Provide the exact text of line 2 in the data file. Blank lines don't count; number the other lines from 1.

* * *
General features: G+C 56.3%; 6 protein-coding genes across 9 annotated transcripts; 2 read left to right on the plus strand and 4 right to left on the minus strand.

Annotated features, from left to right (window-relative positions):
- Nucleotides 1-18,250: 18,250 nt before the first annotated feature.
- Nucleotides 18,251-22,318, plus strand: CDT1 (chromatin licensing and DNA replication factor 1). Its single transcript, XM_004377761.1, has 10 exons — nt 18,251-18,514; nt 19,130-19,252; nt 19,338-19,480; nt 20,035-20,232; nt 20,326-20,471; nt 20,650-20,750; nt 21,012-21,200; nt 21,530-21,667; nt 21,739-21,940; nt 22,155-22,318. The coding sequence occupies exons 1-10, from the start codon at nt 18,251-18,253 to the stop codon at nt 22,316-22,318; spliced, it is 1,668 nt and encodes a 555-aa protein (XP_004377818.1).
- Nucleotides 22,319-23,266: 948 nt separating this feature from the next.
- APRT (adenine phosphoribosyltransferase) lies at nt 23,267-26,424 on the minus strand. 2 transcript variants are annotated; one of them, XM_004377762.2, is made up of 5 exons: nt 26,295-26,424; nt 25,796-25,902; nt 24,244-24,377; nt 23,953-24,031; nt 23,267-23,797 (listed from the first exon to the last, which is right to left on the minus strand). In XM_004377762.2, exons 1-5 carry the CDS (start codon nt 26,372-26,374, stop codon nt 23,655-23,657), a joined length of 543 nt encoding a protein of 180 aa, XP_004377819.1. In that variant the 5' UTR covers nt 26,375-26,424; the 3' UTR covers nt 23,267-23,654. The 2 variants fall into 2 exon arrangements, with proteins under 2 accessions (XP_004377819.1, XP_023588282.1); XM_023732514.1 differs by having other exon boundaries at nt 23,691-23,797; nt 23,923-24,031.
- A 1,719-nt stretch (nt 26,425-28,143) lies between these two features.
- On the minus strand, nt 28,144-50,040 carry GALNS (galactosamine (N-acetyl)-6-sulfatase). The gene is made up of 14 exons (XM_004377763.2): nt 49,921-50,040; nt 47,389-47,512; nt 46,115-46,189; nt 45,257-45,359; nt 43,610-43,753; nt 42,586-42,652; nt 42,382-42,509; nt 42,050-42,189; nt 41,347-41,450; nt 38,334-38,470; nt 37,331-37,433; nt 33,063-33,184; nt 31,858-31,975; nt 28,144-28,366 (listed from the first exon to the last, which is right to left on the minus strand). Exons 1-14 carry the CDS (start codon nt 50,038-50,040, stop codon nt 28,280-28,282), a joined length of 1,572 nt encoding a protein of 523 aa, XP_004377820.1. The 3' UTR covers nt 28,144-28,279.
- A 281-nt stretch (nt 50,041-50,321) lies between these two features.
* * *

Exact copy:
Annotated features, from left to right (window-relative positions):